The National High Magnetic Field Laboratory develops and operates state-of-the-art, high-magnetic-field facilities that faculty and visiting scientists and engineers use for research. The laboratory is sponsored by the National Science Foundation and the state of Florida. To learn more, visit http://www.magnet.fsu.edu.

SuperPower is a world leader in developing commercially feasible second-generation high-temperature superconductors and related devices designed to enhance the capacity, reliability and quality of electric power transmission and distribution.

Community
Email This Article
Comment On This Article

Related Links
Florida State University
Powering The World in the 21st Century at Energy-Daily.com




Tempur-Pedic Mattress Comparison

Newsletters :: SpaceDaily Express :: SpaceWar Express :: TerraDaily Express :: Energy Daily
XML Feeds :: Space News :: Earth News :: War News :: Solar Energy News
Iraq Oil Deals Signed Under Saddam Up For Review
Moscow (RIA Novosti) Aug 09, 2007
All contracts concluded by foreign oil companies with Saddam Hussein's regime and the Kurdistan authorities will be reviewed in line with Iraq's new legislation, the Iraqi oil minister said Wednesday. "A draft oil law stipulates that any contract concluded with the previous regime or the Kurdistan autonomy must be reviewed and brought in line with the new law," Hussain al-Shahristani said on arrival in Moscow.

.
Get Our Free Newsletters Via Email
  



  • New World Record For A Superconducting Magnet Set At National High Magnetic Field Laboratory
  • Division Of The Caspian
  • Japan Looks To Turn Straw Into Biofuel Amid Price Crunch
  • Nanoparticle Technique Could Lead To Improved Semiconductors

  • World's largest nuke plant closed for 'months'
  • India's PM dares left to withdraw support over US nuclear deal
  • Japan nuclear plant hit by arson wave
  • New Finnish nuclear reactor hits fresh snag

  • Invisible Gases Form Most Organic Haze In Both Urban And Rural Areas
  • BAE Systems Completes Major New Facility For Ionospheric Physics Research
  • NASA Satellite Captures First View Of Night-Shining Clouds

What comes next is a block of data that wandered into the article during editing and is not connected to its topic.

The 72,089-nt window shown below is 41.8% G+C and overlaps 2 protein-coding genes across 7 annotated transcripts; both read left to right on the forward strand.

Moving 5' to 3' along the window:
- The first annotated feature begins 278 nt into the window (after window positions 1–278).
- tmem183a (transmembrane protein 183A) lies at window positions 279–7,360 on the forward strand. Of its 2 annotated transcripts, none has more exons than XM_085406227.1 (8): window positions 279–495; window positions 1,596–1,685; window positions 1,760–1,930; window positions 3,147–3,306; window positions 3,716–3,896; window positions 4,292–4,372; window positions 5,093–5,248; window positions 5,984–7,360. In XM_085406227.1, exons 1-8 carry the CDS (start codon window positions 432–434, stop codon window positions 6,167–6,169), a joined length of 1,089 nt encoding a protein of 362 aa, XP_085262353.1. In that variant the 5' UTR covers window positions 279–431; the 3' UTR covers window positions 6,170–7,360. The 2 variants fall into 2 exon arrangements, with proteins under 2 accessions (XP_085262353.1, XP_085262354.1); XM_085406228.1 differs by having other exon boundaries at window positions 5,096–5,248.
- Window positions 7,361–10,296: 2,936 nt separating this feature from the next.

• Main Component For World Latest Satellite To Measure Greenhouse Gases Delivered

  • Indian State Plants 10 Million Trees In One Day
  • East Africa Battles Deforestation With Butterfly Nets
  • Peru Launches Drive To Regrow Lost Forests And Jungles
  • Increase In Creeping Vines Signals Major Shift In Southern US Forests

  • Conventional Plowing Is Skinning Our Agricultural Fields
  • Chinese Prosperity Will Set Off Global Food Inflation
  • Risk Of Contamination Rises As Global Food System Expands
  • Rivers Recede But Millions Go Hungry In Flooded South Asia

  • Driving Changes For The Car Of The Future
  • Toyota To Delay Launch Of New Hybrids
  • US Should Consider Gas Tax Says Ford Chief
  • GM Sales In China To Hit One Million Vehicles

  • Boeing Flies Blended Wing Body Research Aircraft
  • Steering Aircraft Clear Of Choppy Air
  • EAA AirVenture 2007
  • Sensors May Monitor Aircraft For Defects Continuously

  • Could NASA Get To Pluto Faster? Space Expert Says Yes - By Thinking Nuclear
  • NASA plans to send new robot to Jupiter
  • Los Alamos Hopes To Lead New Era Of Nuclear Space Tranportion With Jovian Mission
  • Boeing Selects Leader for Nuclear Space Systems Program

  • The content herein, unless otherwise known to be public domain, are Copyright 1995-2007 - SpaceDaily.AFP and UPI Wire Stories are copyright Agence France-Presse and United Press International. ESA Portal Reports are copyright European Space Agency. All NASA sourced material is public domain. Additional copyrights may apply in whole or part to other bona fide parties. Advertising does not imply endorsement,agreement or approval of any opinions, statements or information provided by SpaceDaily on any Web page published or hosted by SpaceDaily. Privacy Statement